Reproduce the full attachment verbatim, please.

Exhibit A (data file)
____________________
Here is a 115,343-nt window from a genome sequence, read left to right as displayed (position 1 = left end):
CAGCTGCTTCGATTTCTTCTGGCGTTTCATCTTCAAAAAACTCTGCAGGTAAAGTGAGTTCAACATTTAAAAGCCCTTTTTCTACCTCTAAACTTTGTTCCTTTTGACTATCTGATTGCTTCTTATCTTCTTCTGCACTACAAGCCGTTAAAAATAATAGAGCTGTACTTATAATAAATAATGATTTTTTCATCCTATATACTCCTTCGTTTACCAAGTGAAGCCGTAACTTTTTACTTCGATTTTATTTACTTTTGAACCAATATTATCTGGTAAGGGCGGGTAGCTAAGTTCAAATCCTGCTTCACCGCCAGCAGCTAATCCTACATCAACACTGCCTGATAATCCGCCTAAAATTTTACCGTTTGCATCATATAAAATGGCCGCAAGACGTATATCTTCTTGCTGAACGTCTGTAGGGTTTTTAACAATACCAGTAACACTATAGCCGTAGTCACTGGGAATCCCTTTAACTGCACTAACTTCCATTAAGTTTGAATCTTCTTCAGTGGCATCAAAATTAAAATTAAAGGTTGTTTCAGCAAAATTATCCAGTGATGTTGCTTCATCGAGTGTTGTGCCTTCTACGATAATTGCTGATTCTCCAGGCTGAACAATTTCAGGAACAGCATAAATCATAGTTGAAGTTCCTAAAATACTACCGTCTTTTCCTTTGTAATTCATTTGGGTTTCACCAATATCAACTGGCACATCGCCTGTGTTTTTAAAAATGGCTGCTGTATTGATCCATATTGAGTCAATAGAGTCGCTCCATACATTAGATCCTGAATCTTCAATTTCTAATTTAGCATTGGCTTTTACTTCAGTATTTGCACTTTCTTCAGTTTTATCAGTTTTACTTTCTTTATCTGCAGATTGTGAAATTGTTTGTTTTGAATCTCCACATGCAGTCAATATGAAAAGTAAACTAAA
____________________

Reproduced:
Here is a 115,343-nt window from a genome sequence, read left to right as displayed (position 1 = left end):
CAGCTGCTTCGATTTCTTCTGGCGTTTCATCTTCAAAAAACTCTGCAGGTAAAGTGAGTTCAACATTTAAAAGCCCTTTTTCTACCTCTAAACTTTGTTCCTTTTGACTATCTGATTGCTTCTTATCTTCTTCTGCACTACAAGCCGTTAAAAATAATAGAGCTGTACTTATAATAAATAATGATTTTTTCATCCTATATACTCCTTCGTTTACCAAGTGAAGCCGTAACTTTTTACTTCGATTTTATTTACTTTTGAACCAATATTATCTGGTAAGGGCGGGTAGCTAAGTTCAAATCCTGCTTCACCGCCAGCAGCTAATCCTACATCAACACTGCCTGATAATCCGCCTAAAATTTTACCGTTTGCATCATATAAAATGGCCGCAAGACGTATATCTTCTTGCTGAACGTCTGTAGGGTTTTTAACAATACCAGTAACACTATAGCCGTAGTCACTGGGAATCCCTTTAACTGCACTAACTTCCATTAAGTTTGAATCTTCTTCAGTGGCATCAAAATTAAAATTAAAGGTTGTTTCAGCAAAATTATCCAGTGATGTTGCTTCATCGAGTGTTGTGCCTTCTACGATAATTGCTGATTCTCCAGGCTGAACAATTTCAGGAACAGCATAAATCATAGTTGAAGTTCCTAAAATACTACCGTCTTTTCCTTTGTAATTCATTTGGGTTTCACCAATATCAACTGGCACATCGCCTGTGTTTTTAAAAATGGCTGCTGTATTGATCCATATTGAGTCAATAGAGTCGCTCCATACATTAGATCCTGAATCTTCAATTTCTAATTTAGCATTGGCTTTTACTTCAGTATTTGCACTTTCTTCAGTTTTATCAGTTTTACTTTCTTTATCTGCAGATTGTGAAATTGTTTGTTTTGAATCTCCACATGCAGTCAATATGAAAAGTAAACTAAA